Average Settlement for Wrongful Termination Cases

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What Wrongful Termination is All About

Most companies must eventually handle terminating an employee. While there are times when that termination is justified, the result is rarely peaceful. Employees’ reactions can be unpredictable, and at times you may feel the need to be a counselor to those employees who are distraught over having to lose their job.

Not all employees will be understanding when you are forced to let them go. Some will understand if there are financial concerns, such as downsizing needs or decreasing sales and profits. However, not all employees will take kindly to getting terminated. Some, in fact, will respond by taking legal actions against a company. This may leave you wondering whether you did the right thing.

Read on to understand what Wrongful Termination is and how it can affect your business.

How is Wrongful Termination Defined?

“Wrongful termination” is a clearly defined act according to the law. One of two conditions must have been met for a wrongful termination to have occurred. First, an employer must have discharged an employee in a manner that breaches at least one of the terms of the contract. For example, if an employee’s contract stipulates that he or she cannot be terminated for failing to show up to work on time, but is later terminated for this very reason, the termination would legally be a breach of contract and classified as wrongful termination.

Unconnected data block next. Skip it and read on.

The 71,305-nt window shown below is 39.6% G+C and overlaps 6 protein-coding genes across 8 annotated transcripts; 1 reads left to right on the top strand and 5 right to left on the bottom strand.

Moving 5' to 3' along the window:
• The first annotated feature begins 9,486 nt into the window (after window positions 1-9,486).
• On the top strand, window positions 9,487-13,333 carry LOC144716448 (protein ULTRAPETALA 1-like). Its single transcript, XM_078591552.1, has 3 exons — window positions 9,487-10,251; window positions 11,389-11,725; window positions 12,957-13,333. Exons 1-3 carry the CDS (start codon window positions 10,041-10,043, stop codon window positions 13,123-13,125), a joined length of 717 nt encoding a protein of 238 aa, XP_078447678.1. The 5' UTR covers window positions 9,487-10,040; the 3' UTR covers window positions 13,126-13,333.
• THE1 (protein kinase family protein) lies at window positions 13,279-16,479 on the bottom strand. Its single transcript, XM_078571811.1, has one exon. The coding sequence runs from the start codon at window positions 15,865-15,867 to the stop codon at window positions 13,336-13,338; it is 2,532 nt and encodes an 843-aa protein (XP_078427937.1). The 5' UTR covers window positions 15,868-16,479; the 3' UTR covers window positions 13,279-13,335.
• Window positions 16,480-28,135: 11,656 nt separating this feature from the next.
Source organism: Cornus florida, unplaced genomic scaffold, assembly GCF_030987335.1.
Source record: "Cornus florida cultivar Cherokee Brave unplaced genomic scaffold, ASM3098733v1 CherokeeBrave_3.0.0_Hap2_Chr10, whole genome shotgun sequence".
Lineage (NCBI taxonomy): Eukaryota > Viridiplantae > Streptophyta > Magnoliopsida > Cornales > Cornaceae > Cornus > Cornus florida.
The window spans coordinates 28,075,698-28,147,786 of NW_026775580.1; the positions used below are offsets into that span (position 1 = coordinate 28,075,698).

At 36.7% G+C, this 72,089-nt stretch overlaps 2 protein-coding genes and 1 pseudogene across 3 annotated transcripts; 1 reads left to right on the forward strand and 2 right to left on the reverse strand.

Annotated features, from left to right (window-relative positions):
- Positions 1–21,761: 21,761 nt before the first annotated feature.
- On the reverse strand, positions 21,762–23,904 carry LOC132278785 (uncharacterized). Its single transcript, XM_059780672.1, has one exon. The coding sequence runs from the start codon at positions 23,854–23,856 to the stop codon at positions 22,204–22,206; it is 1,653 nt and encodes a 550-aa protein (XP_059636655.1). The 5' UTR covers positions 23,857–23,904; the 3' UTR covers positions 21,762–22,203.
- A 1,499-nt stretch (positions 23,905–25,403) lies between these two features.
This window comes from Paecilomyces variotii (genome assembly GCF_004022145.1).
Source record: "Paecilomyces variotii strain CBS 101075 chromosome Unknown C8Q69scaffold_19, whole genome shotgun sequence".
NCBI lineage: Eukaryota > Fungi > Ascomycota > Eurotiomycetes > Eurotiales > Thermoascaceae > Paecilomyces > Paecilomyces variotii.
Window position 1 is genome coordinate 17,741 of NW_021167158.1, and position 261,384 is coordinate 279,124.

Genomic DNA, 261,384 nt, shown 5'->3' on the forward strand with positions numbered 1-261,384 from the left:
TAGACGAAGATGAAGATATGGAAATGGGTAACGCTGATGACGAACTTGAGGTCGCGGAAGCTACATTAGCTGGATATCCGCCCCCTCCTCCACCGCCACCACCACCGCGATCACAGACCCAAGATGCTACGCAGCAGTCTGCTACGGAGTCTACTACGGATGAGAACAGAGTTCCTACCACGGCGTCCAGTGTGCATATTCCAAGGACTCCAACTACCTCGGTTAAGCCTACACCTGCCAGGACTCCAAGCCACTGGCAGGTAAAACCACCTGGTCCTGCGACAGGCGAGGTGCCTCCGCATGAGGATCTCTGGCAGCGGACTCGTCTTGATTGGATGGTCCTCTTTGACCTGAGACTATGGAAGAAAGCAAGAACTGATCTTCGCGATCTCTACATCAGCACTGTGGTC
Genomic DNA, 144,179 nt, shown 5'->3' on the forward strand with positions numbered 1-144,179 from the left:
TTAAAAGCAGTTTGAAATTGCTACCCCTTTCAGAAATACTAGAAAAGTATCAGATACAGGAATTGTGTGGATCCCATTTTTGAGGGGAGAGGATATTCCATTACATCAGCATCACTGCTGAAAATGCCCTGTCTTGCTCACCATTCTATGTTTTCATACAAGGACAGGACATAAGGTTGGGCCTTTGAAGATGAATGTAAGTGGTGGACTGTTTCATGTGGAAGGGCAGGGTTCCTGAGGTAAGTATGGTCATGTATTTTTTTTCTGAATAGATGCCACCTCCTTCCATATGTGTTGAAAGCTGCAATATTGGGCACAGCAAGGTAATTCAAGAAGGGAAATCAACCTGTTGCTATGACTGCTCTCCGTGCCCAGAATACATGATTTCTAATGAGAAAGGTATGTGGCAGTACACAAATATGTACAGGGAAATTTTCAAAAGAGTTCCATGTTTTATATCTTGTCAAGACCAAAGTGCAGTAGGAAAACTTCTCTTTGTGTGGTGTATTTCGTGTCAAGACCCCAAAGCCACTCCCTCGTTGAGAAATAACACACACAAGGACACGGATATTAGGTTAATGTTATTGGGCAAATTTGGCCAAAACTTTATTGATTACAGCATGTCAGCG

The second condition involves federal and state employment laws. These laws may vary from state to state, but in general, there are three main reasons why it may be illegal to terminate an employee:

  • The employee is a whistleblower, i.e., that employee has reported your company or someone in your company for unlawful practices such as harassment, illegal software sharing (copyright infringement), health and safety violations or other illegal business practices.
  • The employee has exercised his or her legal workplace rights, such as taking contracted medical leave, taking maternity leave or serving time in the military.
  • Your firing decision was discriminatory, meaning it was based on an employee's race, gender, age, disability status or religion.

At times, a business owner may leave the decision up to lower-level managers. It is not always possible to control when these managers fire employees, and some may not be adequately trained on the legal consequences of firing. Even if an employee who was wrongfully terminated is hired back, your business may still be liable for a wrongful termination suit.

What factors go into a wrongful termination claim?

While several factors are considered wrongful, termination lawsuits often take into account:

  • Wage loss, which considers how much the employee lost in wages, starting from the day he or she was let go
  • Lost benefits, which consider the value of the benefits that employee lost. This can include such things as health care, vacation time and even retirement accounts